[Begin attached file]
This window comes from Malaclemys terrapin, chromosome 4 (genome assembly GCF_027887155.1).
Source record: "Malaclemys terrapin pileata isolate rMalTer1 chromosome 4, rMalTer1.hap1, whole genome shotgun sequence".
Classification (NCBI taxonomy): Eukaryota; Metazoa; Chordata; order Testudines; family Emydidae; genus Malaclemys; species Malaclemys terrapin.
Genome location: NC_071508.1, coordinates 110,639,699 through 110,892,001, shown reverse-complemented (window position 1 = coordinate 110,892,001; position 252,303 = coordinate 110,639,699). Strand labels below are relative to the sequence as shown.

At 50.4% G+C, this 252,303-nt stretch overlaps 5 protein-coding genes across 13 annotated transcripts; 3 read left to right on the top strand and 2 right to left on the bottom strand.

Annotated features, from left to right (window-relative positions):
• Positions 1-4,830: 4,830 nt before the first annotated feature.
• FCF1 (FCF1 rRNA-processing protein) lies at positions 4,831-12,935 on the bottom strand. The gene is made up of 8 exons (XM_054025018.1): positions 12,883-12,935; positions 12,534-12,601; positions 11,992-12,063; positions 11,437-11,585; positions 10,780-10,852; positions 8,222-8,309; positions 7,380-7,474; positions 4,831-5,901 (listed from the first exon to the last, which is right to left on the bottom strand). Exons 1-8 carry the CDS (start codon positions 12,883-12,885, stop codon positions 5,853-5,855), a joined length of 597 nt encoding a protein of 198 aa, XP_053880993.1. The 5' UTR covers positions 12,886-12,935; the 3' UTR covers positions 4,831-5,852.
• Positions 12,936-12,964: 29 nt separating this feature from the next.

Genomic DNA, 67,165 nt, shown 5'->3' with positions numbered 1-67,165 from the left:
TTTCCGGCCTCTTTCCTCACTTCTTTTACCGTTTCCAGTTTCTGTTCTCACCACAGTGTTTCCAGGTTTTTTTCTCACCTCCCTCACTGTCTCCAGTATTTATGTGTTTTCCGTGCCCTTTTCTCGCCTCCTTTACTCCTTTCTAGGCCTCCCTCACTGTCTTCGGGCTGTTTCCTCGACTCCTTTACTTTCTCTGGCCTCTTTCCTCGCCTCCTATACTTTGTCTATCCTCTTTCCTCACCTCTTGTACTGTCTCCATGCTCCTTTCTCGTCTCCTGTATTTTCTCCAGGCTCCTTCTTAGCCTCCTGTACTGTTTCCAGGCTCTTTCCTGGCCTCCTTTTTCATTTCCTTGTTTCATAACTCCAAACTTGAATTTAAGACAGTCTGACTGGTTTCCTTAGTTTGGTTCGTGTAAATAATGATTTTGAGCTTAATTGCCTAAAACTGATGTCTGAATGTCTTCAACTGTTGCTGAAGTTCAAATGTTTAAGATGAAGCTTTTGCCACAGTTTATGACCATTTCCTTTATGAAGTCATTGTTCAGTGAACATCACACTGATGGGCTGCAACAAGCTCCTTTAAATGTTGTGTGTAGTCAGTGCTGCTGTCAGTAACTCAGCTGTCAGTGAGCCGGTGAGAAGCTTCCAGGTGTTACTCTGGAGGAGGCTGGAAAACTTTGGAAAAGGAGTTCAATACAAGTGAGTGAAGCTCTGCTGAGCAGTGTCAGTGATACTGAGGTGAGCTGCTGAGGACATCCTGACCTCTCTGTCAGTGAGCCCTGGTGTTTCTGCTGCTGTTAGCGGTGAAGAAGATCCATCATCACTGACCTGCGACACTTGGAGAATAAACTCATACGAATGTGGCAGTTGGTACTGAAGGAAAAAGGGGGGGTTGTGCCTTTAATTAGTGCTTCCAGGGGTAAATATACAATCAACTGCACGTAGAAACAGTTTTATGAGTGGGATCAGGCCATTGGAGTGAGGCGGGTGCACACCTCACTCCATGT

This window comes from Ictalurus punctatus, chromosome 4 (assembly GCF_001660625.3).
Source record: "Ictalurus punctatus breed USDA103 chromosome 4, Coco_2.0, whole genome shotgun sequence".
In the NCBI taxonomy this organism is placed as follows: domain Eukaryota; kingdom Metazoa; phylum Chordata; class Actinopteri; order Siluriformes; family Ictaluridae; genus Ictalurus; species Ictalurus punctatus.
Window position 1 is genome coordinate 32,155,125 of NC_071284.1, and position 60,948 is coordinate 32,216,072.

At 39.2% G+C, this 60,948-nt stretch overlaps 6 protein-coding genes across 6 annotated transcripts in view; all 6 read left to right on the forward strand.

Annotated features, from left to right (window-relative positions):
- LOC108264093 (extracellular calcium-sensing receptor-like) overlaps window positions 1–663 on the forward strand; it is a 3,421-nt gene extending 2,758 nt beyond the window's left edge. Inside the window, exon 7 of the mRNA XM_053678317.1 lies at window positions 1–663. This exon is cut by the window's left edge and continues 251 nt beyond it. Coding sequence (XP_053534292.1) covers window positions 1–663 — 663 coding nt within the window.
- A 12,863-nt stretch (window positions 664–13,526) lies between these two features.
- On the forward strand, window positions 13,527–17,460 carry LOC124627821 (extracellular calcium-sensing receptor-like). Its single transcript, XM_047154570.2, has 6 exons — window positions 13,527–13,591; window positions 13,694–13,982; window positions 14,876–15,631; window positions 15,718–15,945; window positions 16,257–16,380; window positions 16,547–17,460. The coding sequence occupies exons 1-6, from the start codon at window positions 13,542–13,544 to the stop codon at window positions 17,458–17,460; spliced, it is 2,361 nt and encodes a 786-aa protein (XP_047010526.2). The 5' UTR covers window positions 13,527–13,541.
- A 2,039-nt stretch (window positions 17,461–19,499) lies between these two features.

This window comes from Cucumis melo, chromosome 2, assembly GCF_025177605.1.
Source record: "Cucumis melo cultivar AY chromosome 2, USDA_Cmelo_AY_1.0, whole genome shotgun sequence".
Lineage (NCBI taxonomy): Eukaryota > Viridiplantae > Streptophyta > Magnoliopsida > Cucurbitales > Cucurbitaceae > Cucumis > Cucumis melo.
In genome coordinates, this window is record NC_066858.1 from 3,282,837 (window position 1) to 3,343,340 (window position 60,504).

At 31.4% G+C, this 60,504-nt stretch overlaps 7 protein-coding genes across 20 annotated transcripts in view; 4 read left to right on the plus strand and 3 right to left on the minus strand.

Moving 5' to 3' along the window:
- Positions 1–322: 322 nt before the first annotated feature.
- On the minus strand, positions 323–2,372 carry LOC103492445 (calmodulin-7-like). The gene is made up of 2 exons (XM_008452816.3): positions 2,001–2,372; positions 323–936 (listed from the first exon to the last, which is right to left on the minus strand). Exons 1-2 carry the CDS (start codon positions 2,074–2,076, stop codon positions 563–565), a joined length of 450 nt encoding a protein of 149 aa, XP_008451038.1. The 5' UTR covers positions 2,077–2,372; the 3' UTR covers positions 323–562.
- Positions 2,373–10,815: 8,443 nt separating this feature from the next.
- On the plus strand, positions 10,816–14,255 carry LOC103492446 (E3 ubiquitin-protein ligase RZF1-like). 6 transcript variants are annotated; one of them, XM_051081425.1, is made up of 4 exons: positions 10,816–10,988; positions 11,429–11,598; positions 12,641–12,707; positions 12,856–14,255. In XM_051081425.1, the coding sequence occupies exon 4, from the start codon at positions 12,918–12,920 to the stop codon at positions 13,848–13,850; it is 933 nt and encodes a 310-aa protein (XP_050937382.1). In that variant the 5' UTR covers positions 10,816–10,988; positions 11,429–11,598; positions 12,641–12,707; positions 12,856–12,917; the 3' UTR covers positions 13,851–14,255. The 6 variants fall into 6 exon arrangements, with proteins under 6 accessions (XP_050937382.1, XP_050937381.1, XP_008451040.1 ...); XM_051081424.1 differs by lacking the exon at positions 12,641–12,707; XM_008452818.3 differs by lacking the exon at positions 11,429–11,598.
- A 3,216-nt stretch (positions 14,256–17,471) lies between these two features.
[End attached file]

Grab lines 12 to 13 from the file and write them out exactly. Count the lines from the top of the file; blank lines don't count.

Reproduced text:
This window comes from Ictalurus punctatus, chromosome 4 (assembly GCF_001660625.3).
Source record: "Ictalurus punctatus breed USDA103 chromosome 4, Coco_2.0, whole genome shotgun sequence".